Service Heat Treating, a commercial heat-treating company located in Milwaukee, Wis., has developed an alternative heat-treatment process known as WearAllTM* that has shown to provide better wear resistance than carbonitriding for a number of critical-service components. The company’s goals are to help customers optimize part performance and to service customers in the Midwest by having the latest technology in batch integral atmosphere quench, vacuum and gas nitriding/nitrocarburizing furnaces.

This article will focus on an example of plain-carbon steel component parts that require added strength and wear resistance while being prone to distortion during carbonitriding. The WearAllTM process substantially reduced distortion and provided wear properties not otherwise achievable.


The Problem

Plain-carbon steel stampings such as brake levers (Fig. 1) require added strength and wear resistance but are prone to distortion during the relatively high-temperature process of carbonitriding. The manufacturer of this part initially specified the carbonitriding process, but the part distorted to an unacceptable level. Alternatively, ferritic nitrocarburizing (FNC) was used to minimize distortion, but the wear resistance was insufficient to prevent loss of material on the critical slot edge.


The Challenge

Transforming the case of low-carbon steel to a fully martensitic and wear-resistant structure is commercially performed with the carbonitride and oil-quench process. This process, however, does not always optimize wear characteristics and is highly dependent on the grain size, the specific percentage of elements making up a particular heat of steel and the severity of the quench. In addition, holding close dimensional tolerances using carbonitriding is not always possible.

To meet the challenge of providing maximum wear protection while minimizing distortion, a specialized austenitic nitrocarburizing (ANC) process was developed. FNC is often thought to be a solution to this type of problem since its benefits include less distortion, added wear resistance and strength. However, it is not always robust enough for parts requiring maximum wear protection.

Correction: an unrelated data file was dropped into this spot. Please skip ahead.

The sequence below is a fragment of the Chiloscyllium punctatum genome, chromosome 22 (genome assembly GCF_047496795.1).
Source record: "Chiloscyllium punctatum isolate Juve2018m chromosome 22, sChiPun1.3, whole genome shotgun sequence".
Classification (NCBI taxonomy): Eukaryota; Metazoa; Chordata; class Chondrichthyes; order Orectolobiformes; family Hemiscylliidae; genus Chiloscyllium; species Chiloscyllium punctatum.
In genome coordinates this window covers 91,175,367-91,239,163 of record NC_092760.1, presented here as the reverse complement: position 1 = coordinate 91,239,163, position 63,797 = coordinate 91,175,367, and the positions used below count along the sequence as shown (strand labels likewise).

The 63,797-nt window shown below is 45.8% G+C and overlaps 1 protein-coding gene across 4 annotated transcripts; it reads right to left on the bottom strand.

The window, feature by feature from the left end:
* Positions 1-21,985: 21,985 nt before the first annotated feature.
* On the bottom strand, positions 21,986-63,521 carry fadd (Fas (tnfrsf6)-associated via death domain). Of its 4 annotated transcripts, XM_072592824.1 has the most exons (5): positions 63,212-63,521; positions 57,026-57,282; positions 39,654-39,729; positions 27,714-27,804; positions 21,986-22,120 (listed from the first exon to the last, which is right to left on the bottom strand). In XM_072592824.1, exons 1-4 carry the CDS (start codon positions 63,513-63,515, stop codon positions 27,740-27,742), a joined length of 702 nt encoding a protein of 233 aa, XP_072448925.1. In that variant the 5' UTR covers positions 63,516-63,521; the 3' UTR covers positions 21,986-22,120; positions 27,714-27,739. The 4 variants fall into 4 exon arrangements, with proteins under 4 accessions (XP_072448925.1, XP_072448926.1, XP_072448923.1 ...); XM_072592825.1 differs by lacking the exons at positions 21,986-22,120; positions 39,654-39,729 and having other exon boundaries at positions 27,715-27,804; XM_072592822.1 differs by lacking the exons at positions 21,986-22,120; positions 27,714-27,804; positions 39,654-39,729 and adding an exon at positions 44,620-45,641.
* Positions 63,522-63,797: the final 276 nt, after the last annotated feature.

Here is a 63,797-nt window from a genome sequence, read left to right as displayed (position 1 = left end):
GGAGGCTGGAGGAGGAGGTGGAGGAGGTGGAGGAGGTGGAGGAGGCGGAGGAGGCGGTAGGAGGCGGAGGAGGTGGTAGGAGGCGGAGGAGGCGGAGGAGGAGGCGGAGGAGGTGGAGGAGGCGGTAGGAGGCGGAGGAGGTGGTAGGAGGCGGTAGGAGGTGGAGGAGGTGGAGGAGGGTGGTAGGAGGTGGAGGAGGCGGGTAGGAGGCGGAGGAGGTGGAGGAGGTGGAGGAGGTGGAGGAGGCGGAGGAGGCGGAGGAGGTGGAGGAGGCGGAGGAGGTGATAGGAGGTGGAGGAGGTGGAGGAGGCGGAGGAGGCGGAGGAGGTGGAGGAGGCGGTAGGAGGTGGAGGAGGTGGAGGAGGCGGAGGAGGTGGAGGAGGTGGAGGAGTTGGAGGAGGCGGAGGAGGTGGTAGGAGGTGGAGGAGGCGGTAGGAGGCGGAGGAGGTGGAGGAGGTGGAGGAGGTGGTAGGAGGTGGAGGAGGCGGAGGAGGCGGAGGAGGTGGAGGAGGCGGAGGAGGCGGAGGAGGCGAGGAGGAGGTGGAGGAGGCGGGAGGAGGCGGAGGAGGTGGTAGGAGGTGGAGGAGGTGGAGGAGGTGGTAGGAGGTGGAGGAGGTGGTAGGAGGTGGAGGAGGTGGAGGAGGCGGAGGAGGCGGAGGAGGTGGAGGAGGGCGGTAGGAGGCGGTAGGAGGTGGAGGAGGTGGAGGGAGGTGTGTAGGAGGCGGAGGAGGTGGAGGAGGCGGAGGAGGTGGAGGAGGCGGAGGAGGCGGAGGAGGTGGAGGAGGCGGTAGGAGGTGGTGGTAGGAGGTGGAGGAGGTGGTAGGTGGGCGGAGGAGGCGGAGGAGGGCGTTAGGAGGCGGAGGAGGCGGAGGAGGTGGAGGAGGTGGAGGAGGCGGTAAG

The Solution

The lever was processed using WearAll, which provided the needed wear resistance and dimensional stability. Additionally, WearAll provided enough corrosion protection to eliminate the need for a zinc-phosphate coating. This is one of many parts being processed at Service Heat Treating with WearAll. A new furnace (Fig. 2) is being installed to add capacity.



Two separate sets of SAE 1018 parts and test coupons were prepared to compare the hardness (Fig. 3) and wear resistance (Fig. 4) of the WearAll, carbonitriding with a total case depth of approximately 0.30 mm (0.012 inch) and ferritic nitrocarburizing processes with a compound layer thickness of 0.013 mm (0.0005 inch). Wear was measured by volume of material lost during a dry-sand rubber-wheel abrasion test per ASTM G65 (Procedure E).


What is ANC, and how does it differ from similar case-hardening processes?


Austenitic Nitrocarburizing (ANC)

The low-temperature austenitic process associated with nitrocarburizing is performed in the 675-775°C (1250-1425°F) temperature range. The ferrite-to-austenite transformation temperature for the iron-carbon system is 723°C (1333°F). ANC can be controlled to produce a compound layer of iron, nitrogen and carbon. Upon quenching, a beneficial subsurface layer of austenite is retained, which can be subsequently transformed to martensite by freezing and/or tempering to provide a good support structure for the hard surface. It should be noted that there was almost no difference in the wear test result of a sample that was transformed with freezing and tempering and a sample that was tested as-quenched.


The microstructure produced by the austenitic process

(Fig. 5) results in a matrix of tempered martensite with a relatively thick white layer, which is particularly useful in providing wear resistance and anti-galling in intermediate-stress applications.